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Aedis Eclipse: Generation of Chaos

Platform(s): PSP
Genre: Role-Playing
Publisher: NIS America
Developer: Idea Factory

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PSP Preview - 'Aedis Eclipse: Generation of Chaos'

by Katarani on April 10, 2007 @ 1:29 a.m. PDT

The world of Aedis Eclipse is divided into three worlds, the divine, upper, and lower. Each world has their own main character and story; therefore, players can experience three different stories at once. Depending on which world the player begins with, the difficulty level will differ. The lower world is regarded as the beginner’s stage with many tutorials to guide the player through the game. The higher the world you choose to play with, the more difficult it becomes.

Genre: Turn-Based Strategy/RPG
Publisher: NIS America
Developer: Idea Factory
Release Date: April 25, 2007

Unbeknownst to many, the Generation of Chaos that we first got for the PlayStation Portable was actually the fourth game in the series. As such, it was a very bad game to introduce to the strategy-hungry NIS fan base and saw lackluster reviews all around. With the sequel, Aedis Eclipse: Generation of Chaos, Idea Factor and NIS America plan to regain some of the cult popularity that the game has in the Japanese market. Perhaps a better name would have been Generation of Chaos 2, but that would be misleading since it's the fifth game in the series ... but I digress.

The game — well, at least the first story, armed with a tutorial — follows young military school cadet Quinn, the very essence of an anime protagonist. When his city gets attacked by another country's mysterious Cyber Suits, instead of evacuating like any sane person, he charges in to take a look at the neat things. After all, new technology is awesome!

Keep in mind that I said the "first" story. Much like Generation of Chaos before it, Aedis Eclipse takes the "above-ground world and underground world" mechanic and goes with it all the way, featuring three totally separate plotlines that are intertwined beautifully. While the world underground is similar to our own world or perhaps a little more advanced — people have discovered guns, robots, and other similar things — the upper world is more fantasy-oriented, seeming far more like a traditional swords-and-sorcery RPG. In addition, above them both is the Divine World, where angels and demons are locked in an eternal war. The storyline was one of Generation of Chaos's high points, and Aedis Eclipse aims to go even further, as in the opening scenes, the game showed heaps of potential.

Idea Factory is obviously looking to improve some of the features of Aedis Eclipse over its predecessor. Most notable is the previously mentioned tutorial, which explains the whole purpose of everything. If you aren't well-versed in strategy games (particularly menu-heavy ones such as Rise of the Three Kingdoms), then there's likely to be a lot of fumbling around in the almost-labyrinthine menu system, trying to figure out left from right.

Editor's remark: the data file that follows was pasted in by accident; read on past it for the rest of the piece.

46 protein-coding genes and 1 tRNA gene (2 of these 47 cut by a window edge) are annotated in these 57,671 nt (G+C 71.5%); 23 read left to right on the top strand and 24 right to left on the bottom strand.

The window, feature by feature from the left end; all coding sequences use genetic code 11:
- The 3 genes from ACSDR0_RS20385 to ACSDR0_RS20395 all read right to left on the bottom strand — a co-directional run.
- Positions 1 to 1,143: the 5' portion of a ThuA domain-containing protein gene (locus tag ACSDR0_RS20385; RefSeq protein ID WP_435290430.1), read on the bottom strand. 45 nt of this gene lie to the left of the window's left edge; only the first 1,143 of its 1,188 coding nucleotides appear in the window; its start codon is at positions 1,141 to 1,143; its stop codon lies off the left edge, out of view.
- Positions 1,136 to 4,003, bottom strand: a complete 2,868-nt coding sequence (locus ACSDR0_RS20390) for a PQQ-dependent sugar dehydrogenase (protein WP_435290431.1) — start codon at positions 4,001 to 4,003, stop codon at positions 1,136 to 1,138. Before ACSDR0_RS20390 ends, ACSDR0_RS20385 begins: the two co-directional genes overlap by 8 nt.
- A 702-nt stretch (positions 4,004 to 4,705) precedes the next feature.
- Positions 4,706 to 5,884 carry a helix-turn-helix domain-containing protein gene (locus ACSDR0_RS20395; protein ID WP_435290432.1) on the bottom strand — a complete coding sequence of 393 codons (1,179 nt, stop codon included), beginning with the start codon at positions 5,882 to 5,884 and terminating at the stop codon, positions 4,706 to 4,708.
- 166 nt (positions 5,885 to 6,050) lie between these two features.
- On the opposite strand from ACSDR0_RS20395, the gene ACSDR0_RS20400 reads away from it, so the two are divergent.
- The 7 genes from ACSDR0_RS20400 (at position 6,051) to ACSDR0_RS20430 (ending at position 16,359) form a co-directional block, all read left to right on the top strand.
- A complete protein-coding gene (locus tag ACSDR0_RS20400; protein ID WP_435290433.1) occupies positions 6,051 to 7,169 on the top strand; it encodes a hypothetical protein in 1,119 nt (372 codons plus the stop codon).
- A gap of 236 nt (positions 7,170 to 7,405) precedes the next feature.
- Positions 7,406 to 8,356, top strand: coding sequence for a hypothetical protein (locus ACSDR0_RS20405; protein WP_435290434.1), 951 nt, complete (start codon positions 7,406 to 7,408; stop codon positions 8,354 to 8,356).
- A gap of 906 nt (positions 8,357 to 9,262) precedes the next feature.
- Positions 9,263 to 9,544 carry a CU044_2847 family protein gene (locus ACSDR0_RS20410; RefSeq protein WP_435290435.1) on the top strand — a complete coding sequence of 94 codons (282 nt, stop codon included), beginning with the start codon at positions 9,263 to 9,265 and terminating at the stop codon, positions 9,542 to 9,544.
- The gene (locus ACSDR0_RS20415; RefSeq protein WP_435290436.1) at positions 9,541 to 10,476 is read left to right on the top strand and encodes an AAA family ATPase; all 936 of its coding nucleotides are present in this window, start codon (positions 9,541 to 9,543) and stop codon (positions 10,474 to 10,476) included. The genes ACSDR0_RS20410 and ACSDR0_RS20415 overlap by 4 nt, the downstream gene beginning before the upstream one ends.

The incredibly linear, almost board game-like hex scheme and grand army-on-army battle system are still here, so if you could handle them in the first GoC, then you're bound to love Aedis Eclipse. If you didn't play it, Aedis Eclipse is hex-based, to a degree.

There's some strategy involved with elemental affinities of each space; different units are aligned with different elements of nature, and you get stat bonuses on squares of a particular element. There are also special squares that only characters with a certain affinity can cross (i.e., water units crossing rivers), and other squares that are typically untraversable. This is where the board game-like layout of the game works to its advantage, as you can terraform squares a certain distance away from each base, tuning them to an element of your choice for a small gold fee and making some impassable squares possible to walk on.

Each type of landmark has various special properties as well, ranging from your home base which allows you to travel to other similar bases and fully heals units, as well as simple landmarks and special places on the field where you can build things such as recruiters to replenish your grunt troops and churches to bolster your defenses.

During battles, you bark out orders to your units and watch as they get carried out. There's a little bit of customization at the beginning of battle, allowing you to select various formations that improve defense at the cost of attack, and vice versa. Each captain — the named, portraited characters who you recruit and who actually carry the plot — has his own set of skills as well, ranging from unique abilities to special skills you can buy in shops. You can customize your captains, giving them armor, weapons, special items, and different troops — your grunt troops are also treated like equipment.

As it stands, Aedis Eclipse: Generation of Chaos is still unfinished, as our preview build had a few issues of slowdown mid-battle and an odd mix of original Japanese voices and redubbed English voices. Both issues will probably be addressed and fixed by the time the game ships. All in all, Aedis Eclipse looks to improve some of the glaring problems with the original, but without altering the core of the system. If you're looking for a good story, keep your eyes out for this one on the 25th.


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